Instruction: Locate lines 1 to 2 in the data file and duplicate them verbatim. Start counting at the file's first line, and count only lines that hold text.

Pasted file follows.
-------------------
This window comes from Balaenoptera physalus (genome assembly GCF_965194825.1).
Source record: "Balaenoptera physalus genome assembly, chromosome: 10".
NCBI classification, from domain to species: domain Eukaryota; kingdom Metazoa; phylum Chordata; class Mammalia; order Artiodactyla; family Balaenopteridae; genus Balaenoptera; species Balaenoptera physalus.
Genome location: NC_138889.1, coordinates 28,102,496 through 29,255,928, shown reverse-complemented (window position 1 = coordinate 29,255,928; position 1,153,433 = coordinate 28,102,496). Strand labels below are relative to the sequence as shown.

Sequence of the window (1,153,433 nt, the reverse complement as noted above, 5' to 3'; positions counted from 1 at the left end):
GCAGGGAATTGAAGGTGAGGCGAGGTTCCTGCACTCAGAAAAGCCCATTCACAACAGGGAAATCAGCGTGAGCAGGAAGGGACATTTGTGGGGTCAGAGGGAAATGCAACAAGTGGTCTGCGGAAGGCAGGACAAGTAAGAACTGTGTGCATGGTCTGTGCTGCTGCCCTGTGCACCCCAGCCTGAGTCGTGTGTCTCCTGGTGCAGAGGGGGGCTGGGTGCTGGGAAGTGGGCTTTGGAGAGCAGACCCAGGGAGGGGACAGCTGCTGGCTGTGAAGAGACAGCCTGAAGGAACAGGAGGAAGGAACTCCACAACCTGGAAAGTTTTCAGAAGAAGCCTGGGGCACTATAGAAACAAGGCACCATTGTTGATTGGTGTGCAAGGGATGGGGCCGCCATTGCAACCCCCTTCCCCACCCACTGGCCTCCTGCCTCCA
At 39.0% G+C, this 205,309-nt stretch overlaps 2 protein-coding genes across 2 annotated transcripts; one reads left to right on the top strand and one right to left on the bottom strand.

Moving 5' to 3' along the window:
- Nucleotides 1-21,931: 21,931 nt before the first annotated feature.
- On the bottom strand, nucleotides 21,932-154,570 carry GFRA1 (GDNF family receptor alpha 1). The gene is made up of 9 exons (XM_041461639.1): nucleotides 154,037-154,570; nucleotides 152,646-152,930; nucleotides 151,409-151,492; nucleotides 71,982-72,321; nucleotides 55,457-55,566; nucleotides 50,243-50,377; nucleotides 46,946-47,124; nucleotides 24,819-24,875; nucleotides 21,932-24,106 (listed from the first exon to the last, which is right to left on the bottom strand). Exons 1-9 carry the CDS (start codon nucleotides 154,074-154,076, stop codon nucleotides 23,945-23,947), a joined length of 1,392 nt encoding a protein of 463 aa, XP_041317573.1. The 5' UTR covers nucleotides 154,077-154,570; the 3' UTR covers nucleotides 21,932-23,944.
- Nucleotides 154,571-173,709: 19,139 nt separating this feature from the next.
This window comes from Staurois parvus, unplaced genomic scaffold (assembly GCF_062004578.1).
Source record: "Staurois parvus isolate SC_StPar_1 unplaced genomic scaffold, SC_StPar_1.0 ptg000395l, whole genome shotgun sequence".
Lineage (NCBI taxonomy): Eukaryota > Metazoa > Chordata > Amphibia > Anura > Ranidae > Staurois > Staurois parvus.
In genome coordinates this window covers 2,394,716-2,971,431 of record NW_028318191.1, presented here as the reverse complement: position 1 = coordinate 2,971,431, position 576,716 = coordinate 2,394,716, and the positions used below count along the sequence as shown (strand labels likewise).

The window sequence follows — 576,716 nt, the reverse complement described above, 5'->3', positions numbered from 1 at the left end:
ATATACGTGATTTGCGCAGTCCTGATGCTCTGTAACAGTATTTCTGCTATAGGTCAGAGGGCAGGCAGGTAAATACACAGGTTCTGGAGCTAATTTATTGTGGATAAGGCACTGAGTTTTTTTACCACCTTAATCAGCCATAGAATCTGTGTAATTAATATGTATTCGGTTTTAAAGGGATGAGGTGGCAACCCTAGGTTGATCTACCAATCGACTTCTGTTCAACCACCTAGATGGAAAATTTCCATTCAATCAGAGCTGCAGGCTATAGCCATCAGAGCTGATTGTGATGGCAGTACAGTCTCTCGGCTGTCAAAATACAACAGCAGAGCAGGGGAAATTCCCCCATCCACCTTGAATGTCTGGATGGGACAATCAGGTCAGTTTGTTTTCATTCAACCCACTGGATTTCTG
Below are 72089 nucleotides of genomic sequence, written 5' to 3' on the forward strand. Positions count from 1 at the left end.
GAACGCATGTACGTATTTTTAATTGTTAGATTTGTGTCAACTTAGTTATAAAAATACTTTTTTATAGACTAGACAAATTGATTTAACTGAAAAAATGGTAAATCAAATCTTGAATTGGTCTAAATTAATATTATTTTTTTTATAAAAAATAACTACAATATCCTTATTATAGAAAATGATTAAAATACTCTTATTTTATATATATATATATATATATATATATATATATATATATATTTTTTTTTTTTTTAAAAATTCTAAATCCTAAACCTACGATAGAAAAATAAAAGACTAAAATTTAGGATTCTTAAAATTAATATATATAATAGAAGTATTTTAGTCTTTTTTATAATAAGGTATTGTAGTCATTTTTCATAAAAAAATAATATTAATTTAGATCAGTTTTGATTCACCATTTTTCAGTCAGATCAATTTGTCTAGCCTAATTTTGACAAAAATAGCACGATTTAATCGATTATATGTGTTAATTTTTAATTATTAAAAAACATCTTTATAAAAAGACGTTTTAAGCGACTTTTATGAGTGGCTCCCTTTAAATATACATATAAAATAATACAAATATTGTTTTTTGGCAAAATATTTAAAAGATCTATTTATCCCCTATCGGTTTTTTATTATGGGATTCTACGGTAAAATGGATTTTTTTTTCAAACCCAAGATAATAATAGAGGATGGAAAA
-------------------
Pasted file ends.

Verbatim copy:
This window comes from Balaenoptera physalus (genome assembly GCF_965194825.1).
Source record: "Balaenoptera physalus genome assembly, chromosome: 10".